LONDON - The UK Medical Research Council (MRC) has set up a company to commercialize research from its Human Reproductive Sciences Unit in Edinburgh, Scotland. Ardana Bioscience Ltd. has #1 million (US$1.5 million) start-up funding from the MRC's venture arm MVM, and exclusive rights to technologies from the unit for five years.

The unit, a leading center for reproductive health, employs 75 scientists, has public funding of #3.3 million per year and total funding of #3.8 million per year.

The MRC has previously spun out companies based on patent families, but this is the first company to have been given carte blanche to access to all work in a research unit.

CEO Simon Best told BioWorld International the #1 million would be spent on hiring the rest of the management team and selecting initial projects for commercialization.

"We are searching for a commercial development director, a chief financial officer, possibly a chief operating officer and one senior scientist," he said. "With the caliber we want it won't be easy." Best formerly was managing director of Geron Bio-Med, the spin-off company set up by the Roslin Institute in Edinburgh where Dolly the sheep was cloned.

Ardana will focus on women's health and says it has the possibility of developing a range of products including more convenient contraceptives, treatments for endometriosis, fibroids, menstrual disorders, sexual dysfunction and fertility treatments.

But the potential of the research goes beyond the reproductive tract. For example, in the menstrual cycle there is rapid angiogenesis, followed by rapid regression if implantation does not occur. "This research could lead to reproductive system therapeutics including treatments for painful periods, endometriosis and contraceptives [by inhibition of angiogenesis at ovulation or implantation]. But there also are collaborations with groups focusing on angiogenesis in cancer treatments," Best said.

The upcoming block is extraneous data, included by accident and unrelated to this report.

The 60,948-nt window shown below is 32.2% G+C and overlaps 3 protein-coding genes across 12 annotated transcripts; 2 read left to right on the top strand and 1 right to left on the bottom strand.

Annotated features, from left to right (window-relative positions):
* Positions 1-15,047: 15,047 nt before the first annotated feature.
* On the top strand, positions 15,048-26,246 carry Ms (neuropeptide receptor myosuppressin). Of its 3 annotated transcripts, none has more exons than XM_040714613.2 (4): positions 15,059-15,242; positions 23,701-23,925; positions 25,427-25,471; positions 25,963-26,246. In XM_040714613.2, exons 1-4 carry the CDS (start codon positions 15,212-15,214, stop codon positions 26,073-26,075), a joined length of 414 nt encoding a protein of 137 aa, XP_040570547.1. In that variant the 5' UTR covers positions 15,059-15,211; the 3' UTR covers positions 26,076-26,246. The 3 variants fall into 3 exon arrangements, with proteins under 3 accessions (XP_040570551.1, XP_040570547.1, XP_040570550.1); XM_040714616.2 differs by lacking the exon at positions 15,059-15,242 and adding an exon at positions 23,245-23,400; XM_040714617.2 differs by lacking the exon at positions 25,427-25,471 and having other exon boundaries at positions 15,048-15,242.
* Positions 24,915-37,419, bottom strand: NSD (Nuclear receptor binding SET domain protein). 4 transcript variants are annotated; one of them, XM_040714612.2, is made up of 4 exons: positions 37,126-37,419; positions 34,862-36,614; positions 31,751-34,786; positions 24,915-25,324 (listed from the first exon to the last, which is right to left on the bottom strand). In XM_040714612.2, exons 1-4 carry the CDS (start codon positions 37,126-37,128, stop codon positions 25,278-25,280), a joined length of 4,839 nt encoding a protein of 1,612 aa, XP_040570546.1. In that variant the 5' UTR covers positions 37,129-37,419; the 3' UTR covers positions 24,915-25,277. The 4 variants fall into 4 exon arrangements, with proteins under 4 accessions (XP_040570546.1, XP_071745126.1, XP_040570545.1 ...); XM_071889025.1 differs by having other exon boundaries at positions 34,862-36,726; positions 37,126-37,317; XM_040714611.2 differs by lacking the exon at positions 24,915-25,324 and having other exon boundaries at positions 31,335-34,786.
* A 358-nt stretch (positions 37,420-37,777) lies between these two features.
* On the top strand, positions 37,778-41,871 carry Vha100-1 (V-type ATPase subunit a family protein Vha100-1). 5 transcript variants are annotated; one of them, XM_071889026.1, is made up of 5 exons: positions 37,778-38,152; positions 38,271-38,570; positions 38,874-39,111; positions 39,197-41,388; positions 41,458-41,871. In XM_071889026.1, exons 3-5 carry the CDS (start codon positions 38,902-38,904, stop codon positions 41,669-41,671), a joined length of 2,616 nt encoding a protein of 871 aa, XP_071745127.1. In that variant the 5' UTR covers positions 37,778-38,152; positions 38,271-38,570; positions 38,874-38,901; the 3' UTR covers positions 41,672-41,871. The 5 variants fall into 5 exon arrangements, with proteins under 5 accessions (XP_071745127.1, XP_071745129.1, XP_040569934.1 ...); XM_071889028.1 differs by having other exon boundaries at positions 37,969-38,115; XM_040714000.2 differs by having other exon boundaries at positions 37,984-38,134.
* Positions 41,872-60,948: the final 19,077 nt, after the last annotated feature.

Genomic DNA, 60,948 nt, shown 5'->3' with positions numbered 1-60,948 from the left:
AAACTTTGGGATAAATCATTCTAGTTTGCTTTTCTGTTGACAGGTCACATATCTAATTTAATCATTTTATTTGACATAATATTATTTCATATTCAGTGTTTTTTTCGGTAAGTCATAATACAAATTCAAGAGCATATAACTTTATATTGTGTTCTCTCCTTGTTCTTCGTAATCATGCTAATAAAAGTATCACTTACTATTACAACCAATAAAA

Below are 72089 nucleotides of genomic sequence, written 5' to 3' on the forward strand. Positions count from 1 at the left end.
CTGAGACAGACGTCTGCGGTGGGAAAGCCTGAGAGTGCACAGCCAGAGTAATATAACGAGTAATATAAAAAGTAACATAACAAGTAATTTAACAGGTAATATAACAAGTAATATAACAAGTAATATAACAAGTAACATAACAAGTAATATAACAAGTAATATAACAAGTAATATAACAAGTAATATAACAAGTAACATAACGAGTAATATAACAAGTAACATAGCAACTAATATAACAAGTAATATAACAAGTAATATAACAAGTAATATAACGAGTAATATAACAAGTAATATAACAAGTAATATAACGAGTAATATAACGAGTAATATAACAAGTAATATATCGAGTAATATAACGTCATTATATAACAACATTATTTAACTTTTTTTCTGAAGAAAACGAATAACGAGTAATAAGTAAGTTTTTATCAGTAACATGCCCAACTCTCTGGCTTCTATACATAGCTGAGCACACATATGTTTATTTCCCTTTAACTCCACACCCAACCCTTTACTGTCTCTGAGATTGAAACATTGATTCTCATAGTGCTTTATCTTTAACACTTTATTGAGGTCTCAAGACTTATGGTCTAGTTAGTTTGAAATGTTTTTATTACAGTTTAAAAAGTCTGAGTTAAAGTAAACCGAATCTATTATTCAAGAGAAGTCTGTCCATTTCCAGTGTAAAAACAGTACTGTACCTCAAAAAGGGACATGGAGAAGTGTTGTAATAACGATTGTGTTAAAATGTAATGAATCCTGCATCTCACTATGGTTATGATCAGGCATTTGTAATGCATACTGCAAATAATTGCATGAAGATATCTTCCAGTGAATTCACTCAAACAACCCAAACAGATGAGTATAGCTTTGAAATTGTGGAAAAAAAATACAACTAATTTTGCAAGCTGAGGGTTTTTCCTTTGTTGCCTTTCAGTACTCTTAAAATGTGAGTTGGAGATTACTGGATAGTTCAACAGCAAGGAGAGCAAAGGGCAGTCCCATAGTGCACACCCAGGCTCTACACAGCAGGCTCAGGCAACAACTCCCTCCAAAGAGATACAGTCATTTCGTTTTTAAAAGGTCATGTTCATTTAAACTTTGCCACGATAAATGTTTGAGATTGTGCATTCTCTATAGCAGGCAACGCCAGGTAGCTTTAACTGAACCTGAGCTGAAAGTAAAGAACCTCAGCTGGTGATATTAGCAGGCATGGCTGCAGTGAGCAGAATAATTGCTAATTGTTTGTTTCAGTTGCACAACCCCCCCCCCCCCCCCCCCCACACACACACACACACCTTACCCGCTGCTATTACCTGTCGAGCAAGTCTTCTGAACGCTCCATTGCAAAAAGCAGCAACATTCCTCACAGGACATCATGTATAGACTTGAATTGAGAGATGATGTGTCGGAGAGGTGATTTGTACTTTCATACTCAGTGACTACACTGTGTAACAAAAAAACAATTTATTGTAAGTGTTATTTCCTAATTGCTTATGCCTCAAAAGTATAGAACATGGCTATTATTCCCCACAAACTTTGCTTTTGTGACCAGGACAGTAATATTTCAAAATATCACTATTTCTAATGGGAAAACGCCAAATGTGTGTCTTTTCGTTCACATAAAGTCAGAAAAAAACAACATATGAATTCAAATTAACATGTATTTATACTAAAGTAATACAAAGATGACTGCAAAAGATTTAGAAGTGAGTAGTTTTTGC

Similarly, another group at the unit is working to identify novel anti-infectives in amniotic fluid and semen.

There is a further group working on inflammatory processes in the uterus that are analogous to the processes that cause inflammatory diseases elsewhere in the body.

"Our commercial focus is reproductive health, and I think we may find unique applications for chemistry developed elsewhere," Best said. "At the same time molecules that fit our targets may be applicable to other indications."

Ardana has the rights to one compound, a peptide, that has a role in cervical opening, for the induction of labor. "The effect is to amplify the natural process in a way you can't do with prostaglandins," he said.

"Our task for the next year is to select projects for commercialization. The problem will be in making the choice. I can't say all this wonderful stuff will be taken forward." The company expects to advance two compounds into clinical trials and establish several collaborations within the next two years.

No Comments